Forget “will they or won’t they?”
In the PBS import Marie Antoinette, a tongue-in-rouged-cheek tackle a interval biography, the query is when will the diffident younger Dauphin, later King Louis XVI, take his teenage Austrian bride, Marie Antoinette, to mattress? Their relationship is proven to be shrug at first sight, however the gossipy 18th-century French courtroom hangs on these political pawns’ each transfer. After all, as Marie’s mom the Empress Maria Theresa (Marthe Keller) impresses upon her earlier than sending her away, “Your job is to deliver the heir.” Yeah, however first issues first.
For a lot of the stylized first season, written by The Favourite’s Deborah Davis and ending effectively earlier than the fateful Reign of Terror, Louis (gawky Louis Cunningham) flees on the very sight of Marie (a wonderfully saucy Emilia Schüle) in a sexual panic. She’s annoyed by his rejection, however he’s simply unhappy and pitiful, to the delight of these elaborately bewigged vultures and ghouls who mock and taunt these shellshocked children.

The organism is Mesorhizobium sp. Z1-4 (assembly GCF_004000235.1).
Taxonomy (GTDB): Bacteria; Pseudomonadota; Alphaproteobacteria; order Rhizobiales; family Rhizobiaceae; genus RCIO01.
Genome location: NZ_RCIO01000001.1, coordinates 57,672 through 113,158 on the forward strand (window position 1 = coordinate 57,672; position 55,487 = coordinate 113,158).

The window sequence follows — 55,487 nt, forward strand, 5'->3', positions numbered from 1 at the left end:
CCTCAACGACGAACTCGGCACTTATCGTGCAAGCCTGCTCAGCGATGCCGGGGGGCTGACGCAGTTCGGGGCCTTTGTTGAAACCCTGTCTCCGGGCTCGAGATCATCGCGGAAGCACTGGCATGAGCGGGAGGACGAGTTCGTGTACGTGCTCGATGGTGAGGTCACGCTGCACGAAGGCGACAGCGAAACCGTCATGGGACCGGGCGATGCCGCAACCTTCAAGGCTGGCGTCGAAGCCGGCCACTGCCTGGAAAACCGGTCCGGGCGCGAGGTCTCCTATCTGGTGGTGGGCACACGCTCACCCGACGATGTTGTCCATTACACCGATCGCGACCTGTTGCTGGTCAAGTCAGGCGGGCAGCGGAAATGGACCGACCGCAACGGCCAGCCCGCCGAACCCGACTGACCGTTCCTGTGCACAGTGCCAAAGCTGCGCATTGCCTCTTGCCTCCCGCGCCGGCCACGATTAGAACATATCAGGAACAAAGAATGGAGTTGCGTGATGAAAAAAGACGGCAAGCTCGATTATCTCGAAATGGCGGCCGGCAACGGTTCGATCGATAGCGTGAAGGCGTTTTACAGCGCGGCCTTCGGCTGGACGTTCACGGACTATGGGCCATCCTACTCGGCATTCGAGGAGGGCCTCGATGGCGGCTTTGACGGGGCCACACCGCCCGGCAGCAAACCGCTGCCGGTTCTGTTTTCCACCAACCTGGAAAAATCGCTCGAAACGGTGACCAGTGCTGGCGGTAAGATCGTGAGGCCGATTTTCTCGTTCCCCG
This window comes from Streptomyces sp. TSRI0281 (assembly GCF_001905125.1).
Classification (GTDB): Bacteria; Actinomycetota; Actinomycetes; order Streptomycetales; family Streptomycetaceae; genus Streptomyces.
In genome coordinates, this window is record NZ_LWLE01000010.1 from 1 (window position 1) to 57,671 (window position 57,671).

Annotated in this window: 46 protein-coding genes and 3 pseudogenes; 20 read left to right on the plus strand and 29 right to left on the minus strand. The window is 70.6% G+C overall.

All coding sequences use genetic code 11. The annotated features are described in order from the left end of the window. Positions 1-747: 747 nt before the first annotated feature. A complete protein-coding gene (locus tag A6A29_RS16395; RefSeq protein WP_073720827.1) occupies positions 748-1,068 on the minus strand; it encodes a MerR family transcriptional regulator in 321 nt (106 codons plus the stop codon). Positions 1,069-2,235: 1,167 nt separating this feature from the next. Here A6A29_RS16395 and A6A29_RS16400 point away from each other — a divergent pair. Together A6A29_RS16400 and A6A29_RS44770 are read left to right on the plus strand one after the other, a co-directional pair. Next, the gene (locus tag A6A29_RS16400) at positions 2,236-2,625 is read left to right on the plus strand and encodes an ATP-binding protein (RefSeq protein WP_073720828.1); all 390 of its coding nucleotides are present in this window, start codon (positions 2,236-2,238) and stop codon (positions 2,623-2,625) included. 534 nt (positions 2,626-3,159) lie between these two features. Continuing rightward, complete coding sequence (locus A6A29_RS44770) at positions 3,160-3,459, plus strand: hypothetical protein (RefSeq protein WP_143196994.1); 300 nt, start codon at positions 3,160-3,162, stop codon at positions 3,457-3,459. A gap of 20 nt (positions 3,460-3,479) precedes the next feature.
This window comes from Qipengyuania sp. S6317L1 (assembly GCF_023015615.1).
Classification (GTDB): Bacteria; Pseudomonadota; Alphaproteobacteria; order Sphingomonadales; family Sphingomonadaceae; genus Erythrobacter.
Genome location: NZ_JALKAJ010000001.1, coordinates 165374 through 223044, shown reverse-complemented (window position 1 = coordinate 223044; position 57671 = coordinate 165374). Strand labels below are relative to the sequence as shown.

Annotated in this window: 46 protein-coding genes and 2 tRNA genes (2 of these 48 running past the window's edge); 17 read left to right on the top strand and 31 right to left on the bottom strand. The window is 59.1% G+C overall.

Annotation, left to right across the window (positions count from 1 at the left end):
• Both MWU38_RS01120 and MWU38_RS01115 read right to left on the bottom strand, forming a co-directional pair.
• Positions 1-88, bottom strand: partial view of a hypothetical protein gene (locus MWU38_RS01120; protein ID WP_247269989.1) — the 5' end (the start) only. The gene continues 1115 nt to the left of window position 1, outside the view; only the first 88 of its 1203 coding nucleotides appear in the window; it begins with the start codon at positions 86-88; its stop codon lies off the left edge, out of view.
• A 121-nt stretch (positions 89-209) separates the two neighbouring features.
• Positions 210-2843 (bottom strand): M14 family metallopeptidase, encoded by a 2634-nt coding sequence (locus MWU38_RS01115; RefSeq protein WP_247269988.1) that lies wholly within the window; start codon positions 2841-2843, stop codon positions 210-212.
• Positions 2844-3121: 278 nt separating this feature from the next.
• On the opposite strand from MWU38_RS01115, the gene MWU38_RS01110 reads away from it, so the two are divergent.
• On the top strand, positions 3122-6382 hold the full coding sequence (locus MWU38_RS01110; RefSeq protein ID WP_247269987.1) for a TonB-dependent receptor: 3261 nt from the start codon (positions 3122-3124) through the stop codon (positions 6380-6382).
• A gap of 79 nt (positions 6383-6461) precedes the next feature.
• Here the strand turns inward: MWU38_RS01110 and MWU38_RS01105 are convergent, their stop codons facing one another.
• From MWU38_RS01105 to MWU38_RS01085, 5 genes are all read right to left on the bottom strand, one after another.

Marie’s reception is chilly from the second she crosses into France and meets the monstrous mistress of family, Madame de Noailles (Laura Benson), dubbed “Madame Etiquette” for her strict and humorless adherence to protocol. Which apparently means taking away poor Marie’s canine like a European model of The Wizard of Oz‘s Miss Almira Gulch. “A French princess does not display her feelings — and never cries in public,” scolds the Madame. Point taken.
Subtlety is not a virtue in a series that adopts a powerfully feminist sensibility amid jarringly modern vernacular. (I doubt “Wham, bam, thank you ma’am” was a part of anybody’s vocabulary again then.) Purists will scoff, although others may benefit from the sight of folded paper doves flying by an opulent Versailles, containing vile rumors like an early type of Twitter. With spies at each keyhole, do these not-quite-lovebirds stand an opportunity?
The early chapters are enlivened by James Purefoy’s droll tackle Louis’ lusty father, Louis “Papa Roi” XV, and Marie’s jousting with the king’s possessive and jealous mistress, the fabled Madame Du Barry (Gaia Weiss). But as soon as they’re out of the image, and the bratty new Queen turns her Petit Trianon chateau into a celebration palace, it’s exhausting to muster a lot sympathy for these spoiled royals and their reprehensible foes.
Is it incorrect to be counting the times till the French Revolution?
Marie Antoinette, Series Premiere, Sunday, March 19, 10/9c, PBS